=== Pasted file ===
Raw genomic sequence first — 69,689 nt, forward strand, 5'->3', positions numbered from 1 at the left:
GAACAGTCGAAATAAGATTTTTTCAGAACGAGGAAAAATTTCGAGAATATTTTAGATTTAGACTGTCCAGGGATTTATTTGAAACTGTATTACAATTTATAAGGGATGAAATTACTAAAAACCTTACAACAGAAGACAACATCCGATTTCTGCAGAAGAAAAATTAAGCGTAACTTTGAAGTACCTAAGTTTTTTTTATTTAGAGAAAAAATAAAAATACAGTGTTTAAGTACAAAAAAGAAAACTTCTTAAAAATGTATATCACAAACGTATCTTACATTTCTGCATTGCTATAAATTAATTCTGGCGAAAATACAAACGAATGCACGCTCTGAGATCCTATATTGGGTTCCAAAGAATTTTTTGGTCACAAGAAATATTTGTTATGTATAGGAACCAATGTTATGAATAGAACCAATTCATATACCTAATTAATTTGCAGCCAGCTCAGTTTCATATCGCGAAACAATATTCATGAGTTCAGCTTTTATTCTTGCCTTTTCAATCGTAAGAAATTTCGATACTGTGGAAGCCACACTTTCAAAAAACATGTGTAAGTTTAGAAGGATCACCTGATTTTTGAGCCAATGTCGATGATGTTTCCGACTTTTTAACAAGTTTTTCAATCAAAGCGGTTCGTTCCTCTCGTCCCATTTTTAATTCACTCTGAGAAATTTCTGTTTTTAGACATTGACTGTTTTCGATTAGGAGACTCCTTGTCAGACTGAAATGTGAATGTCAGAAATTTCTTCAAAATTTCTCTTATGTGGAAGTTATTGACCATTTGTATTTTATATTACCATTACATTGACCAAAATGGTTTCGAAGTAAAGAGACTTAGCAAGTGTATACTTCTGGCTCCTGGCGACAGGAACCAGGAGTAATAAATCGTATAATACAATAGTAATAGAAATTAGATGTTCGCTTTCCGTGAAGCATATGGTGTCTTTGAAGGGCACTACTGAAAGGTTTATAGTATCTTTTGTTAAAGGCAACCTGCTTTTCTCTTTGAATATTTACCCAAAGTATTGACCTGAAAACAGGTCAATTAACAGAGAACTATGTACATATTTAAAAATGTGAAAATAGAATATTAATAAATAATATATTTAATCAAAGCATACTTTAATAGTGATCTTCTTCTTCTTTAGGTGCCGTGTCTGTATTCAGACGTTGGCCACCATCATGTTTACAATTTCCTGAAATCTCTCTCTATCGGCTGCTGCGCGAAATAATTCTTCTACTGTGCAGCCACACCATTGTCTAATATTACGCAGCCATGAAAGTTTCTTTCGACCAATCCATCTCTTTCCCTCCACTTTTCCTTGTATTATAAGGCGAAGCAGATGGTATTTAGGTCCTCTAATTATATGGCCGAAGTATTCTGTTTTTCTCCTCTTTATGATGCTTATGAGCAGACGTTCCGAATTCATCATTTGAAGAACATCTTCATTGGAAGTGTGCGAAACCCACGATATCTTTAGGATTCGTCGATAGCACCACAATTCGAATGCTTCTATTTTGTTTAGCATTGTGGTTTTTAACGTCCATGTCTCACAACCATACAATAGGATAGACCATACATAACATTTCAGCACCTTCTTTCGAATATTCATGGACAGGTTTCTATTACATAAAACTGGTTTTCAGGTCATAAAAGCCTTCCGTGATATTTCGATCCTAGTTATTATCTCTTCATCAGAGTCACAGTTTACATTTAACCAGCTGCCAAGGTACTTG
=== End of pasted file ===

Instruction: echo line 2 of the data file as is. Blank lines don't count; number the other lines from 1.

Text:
GAACAGTCGAAATAAGATTTTTTCAGAACGAGGAAAAATTTCGAGAATATTTTAGATTTAGACTGTCCAGGGATTTATTTGAAACTGTATTACAATTTATAAGGGATGAAATTACTAAAAACCTTACAACAGAAGACAACATCCGATTTCTGCAGAAGAAAAATTAAGCGTAACTTTGAAGTACCTAAGTTTTTTTTATTTAGAGAAAAAATAAAAATACAGTGTTTAAGTACAAAAAAGAAAACTTCTTAAAAATGTATATCACAAACGTATCTTACATTTCTGCATTGCTATAAATTAATTCTGGCGAAAATACAAACGAATGCACGCTCTGAGATCCTATATTGGGTTCCAAAGAATTTTTTGGTCACAAGAAATATTTGTTATGTATAGGAACCAATGTTATGAATAGAACCAATTCATATACCTAATTAATTTGCAGCCAGCTCAGTTTCATATCGCGAAACAATATTCATGAGTTCAGCTTTTATTCTTGCCTTTTCAATCGTAAGAAATTTCGATACTGTGGAAGCCACACTTTCAAAAAACATGTGTAAGTTTAGAAGGATCACCTGATTTTTGAGCCAATGTCGATGATGTTTCCGACTTTTTAACAAGTTTTTCAATCAAAGCGGTTCGTTCCTCTCGTCCCATTTTTAATTCACTCTGAGAAATTTCTGTTTTTAGACATTGACTGTTTTCGATTAGGAGACTCCTTGTCAGACTGAAATGTGAATGTCAGAAATTTCTTCAAAATTTCTCTTATGTGGAAGTTATTGACCATTTGTATTTTATATTACCATTACATTGACCAAAATGGTTTCGAAGTAAAGAGACTTAGCAAGTGTATACTTCTGGCTCCTGGCGACAGGAACCAGGAGTAATAAATCGTATAATACAATAGTAATAGAAATTAGATGTTCGCTTTCCGTGAAGCATATGGTGTCTTTGAAGGGCACTACTGAAAGGTTTATAGTATCTTTTGTTAAAGGCAACCTGCTTTTCTCTTTGAATATTTACCCAAAGTATTGACCTGAAAACAGGTCAATTAACAGAGAACTATGTACATATTTAAAAATGTGAAAATAGAATATTAATAAATAATATATTTAATCAAAGCATACTTTAATAGTGATCTTCTTCTTCTTTAGGTGCCGTGTCTGTATTCAGACGTTGGCCACCATCATGTTTACAATTTCCTGAAATCTCTCTCTATCGGCTGCTGCGCGAAATAATTCTTCTACTGTGCAGCCACACCATTGTCTAATATTACGCAGCCATGAAAGTTTCTTTCGACCAATCCATCTCTTTCCCTCCACTTTTCCTTGTATTATAAGGCGAAGCAGATGGTATTTAGGTCCTCTAATTATATGGCCGAAGTATTCTGTTTTTCTCCTCTTTATGATGCTTATGAGCAGACGTTCCGAATTCATCATTTGAAGAACATCTTCATTGGAAGTGTGCGAAACCCACGATATCTTTAGGATTCGTCGATAGCACCACAATTCGAATGCTTCTATTTTGTTTAGCATTGTGGTTTTTAACGTCCATGTCTCACAACCATACAATAGGATAGACCATACATAACATTTCAGCACCTTCTTTCGAATATTCATGGACAGGTTTCTATTACATAAAACTGGTTTTCAGGTCATAAAAGCCTTCCGTGATATTTCGATCCTAGTTATTATCTCTTCATCAGAGTCACAGTTTACATTTAACCAGCTGCCAAGGTACTTG